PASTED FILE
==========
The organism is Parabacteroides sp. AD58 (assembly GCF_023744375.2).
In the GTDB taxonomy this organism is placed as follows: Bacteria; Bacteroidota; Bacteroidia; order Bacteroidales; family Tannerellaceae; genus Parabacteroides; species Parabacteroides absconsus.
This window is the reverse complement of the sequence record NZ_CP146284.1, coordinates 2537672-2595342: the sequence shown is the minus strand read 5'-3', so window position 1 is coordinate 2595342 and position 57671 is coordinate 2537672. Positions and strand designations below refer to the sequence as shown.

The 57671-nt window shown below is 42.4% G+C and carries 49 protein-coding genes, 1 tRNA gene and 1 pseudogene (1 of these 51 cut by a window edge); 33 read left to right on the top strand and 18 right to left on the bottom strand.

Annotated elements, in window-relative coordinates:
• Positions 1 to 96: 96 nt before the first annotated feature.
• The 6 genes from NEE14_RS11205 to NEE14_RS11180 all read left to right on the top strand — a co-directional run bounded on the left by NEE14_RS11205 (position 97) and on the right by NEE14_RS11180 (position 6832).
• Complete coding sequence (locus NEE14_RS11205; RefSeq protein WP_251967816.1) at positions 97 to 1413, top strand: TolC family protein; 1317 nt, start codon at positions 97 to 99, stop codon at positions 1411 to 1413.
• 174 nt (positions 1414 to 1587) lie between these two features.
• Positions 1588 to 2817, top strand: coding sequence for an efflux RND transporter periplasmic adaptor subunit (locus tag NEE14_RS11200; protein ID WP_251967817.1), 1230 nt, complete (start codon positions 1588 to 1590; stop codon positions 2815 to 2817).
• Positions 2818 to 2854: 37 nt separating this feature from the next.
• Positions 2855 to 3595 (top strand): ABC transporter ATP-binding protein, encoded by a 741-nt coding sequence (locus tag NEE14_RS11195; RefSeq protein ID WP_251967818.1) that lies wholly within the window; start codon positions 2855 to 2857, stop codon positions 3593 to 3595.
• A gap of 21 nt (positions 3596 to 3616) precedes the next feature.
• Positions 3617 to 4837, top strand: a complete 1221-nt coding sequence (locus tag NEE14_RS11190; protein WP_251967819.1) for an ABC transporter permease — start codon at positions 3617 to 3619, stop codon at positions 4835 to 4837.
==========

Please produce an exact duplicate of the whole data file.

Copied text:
The organism is Parabacteroides sp. AD58 (assembly GCF_023744375.2).
In the GTDB taxonomy this organism is placed as follows: Bacteria; Bacteroidota; Bacteroidia; order Bacteroidales; family Tannerellaceae; genus Parabacteroides; species Parabacteroides absconsus.
This window is the reverse complement of the sequence record NZ_CP146284.1, coordinates 2537672-2595342: the sequence shown is the minus strand read 5'-3', so window position 1 is coordinate 2595342 and position 57671 is coordinate 2537672. Positions and strand designations below refer to the sequence as shown.

The 57671-nt window shown below is 42.4% G+C and carries 49 protein-coding genes, 1 tRNA gene and 1 pseudogene (1 of these 51 cut by a window edge); 33 read left to right on the top strand and 18 right to left on the bottom strand.

Annotated elements, in window-relative coordinates:
• Positions 1 to 96: 96 nt before the first annotated feature.
• The 6 genes from NEE14_RS11205 to NEE14_RS11180 all read left to right on the top strand — a co-directional run bounded on the left by NEE14_RS11205 (position 97) and on the right by NEE14_RS11180 (position 6832).
• Complete coding sequence (locus NEE14_RS11205; RefSeq protein WP_251967816.1) at positions 97 to 1413, top strand: TolC family protein; 1317 nt, start codon at positions 97 to 99, stop codon at positions 1411 to 1413.
• 174 nt (positions 1414 to 1587) lie between these two features.
• Positions 1588 to 2817, top strand: coding sequence for an efflux RND transporter periplasmic adaptor subunit (locus tag NEE14_RS11200; protein ID WP_251967817.1), 1230 nt, complete (start codon positions 1588 to 1590; stop codon positions 2815 to 2817).
• Positions 2818 to 2854: 37 nt separating this feature from the next.
• Positions 2855 to 3595 (top strand): ABC transporter ATP-binding protein, encoded by a 741-nt coding sequence (locus tag NEE14_RS11195; RefSeq protein ID WP_251967818.1) that lies wholly within the window; start codon positions 2855 to 2857, stop codon positions 3593 to 3595.
• A gap of 21 nt (positions 3596 to 3616) precedes the next feature.
• Positions 3617 to 4837, top strand: a complete 1221-nt coding sequence (locus tag NEE14_RS11190; protein WP_251967819.1) for an ABC transporter permease — start codon at positions 3617 to 3619, stop codon at positions 4835 to 4837.